We won't skirt around the issue - the skirting boards for the bottom of your kitchen cupboards need to go. Once a practical way to hide unsightly cabinet legs, these panels have become more of a hindrance than a help over time.

'Whether from mops and vacuums, or pets and toddlers, skirting boards are constantly being kicked, scratched, and dented,' says William Durrant, owner of Herringbone Kitchens. 'It's annoying, looks messy, and it’s hard to fix without replacing the entire piece.'

Instead, opt for solid units that go to the floor. As well as giving a clean finish, there's less chance of knocks and bumps, so your kitchen will look newer for longer.

4. Open-plan layouts

Broken plan kitchen with island and dining area

(Image credit: Future PLC)

Open-plan kitchen ideas were once loved for creating one, spacious zone where the whole family could hang out. However, now that we’re using our homes for working, exercising, and hosting, privacy has become more of a priority.

So, what’s the answer? Broken plan layouts. 'These kitchens retain the roomy feel of an open-plan scheme, but use freestanding furniture, sliding doors, and shelving to create distinct areas for cooking, working, and entertaining,' says Ruth.

'If you’re still unsure how to plan this look, book a free design consultation or use our handy visualiser on our website, and we’ll bring your ideas to life.'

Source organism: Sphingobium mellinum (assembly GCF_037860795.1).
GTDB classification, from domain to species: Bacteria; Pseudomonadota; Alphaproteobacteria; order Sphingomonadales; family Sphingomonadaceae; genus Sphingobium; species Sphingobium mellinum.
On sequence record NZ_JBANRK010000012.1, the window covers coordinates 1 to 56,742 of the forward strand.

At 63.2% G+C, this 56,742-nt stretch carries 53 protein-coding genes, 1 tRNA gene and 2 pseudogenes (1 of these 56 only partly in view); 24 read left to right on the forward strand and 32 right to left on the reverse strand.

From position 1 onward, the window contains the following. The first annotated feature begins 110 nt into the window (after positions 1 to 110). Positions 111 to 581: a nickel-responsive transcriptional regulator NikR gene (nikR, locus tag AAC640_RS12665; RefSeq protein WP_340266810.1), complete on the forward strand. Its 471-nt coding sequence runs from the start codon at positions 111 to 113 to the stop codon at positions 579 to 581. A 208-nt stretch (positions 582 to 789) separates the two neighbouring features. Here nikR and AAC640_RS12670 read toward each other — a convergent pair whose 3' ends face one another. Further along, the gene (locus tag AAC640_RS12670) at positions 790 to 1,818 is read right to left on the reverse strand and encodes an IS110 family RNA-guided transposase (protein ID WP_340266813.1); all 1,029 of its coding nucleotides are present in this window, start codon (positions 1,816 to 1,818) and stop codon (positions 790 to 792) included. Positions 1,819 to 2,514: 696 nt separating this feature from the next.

5. Granite worktops

Navy Shaker kitchen with marble worktop and backsplash

(Image credit: Future PLC)

We'll admit it - granite was our go-to choice for kitchen worktop ideas, thanks to its natural look and hard-wearing qualities. However, as each piece is unique, creating a cohesive finish is harder. 

Plus, there are just not as many colour options as we'd like, so it's difficult to find a design that suits every decor.

Our counter suggestion: quartz. It has a similar stone appearance and durability, but offers better consistency in tone and pattern. This material is also stain and scratch-resistant, making cleaning a breeze for those on the go.

6. Matt black hardware

Open plan kitchen with navy island and gunmetal cup handles

(Image credit: Future)

Everyone's been bonkers for black hardware over the last few years, and it's easy to see why. Equal parts edgy and sophisticated, dark fixings, like handles, taps, and hinges, made it easy to elevate our interiors quickly and cheaply.

The trouble is that black is an intense tone that can overpower a space if not done right. Also, with daily wear and tear, this colour tends to fade over time, giving a subdued rather than sultry finish.

Gunmetal or brushed-nickel fixtures are great alternatives, as they have the same deep hue and a more subtle appearance. These shades also have staying power, ensuring your scheme looks good year in, and year out.

7. Matching appliances

Brass boiling water tap

(Image credit: Future PLC/Phil Barker)

There's nothing that we love more than matching appliances. Coordinating kettles and toasters in fun colours is a great way to add a pop of colour to a kitchen, but what happens when one item in a set needs replacing?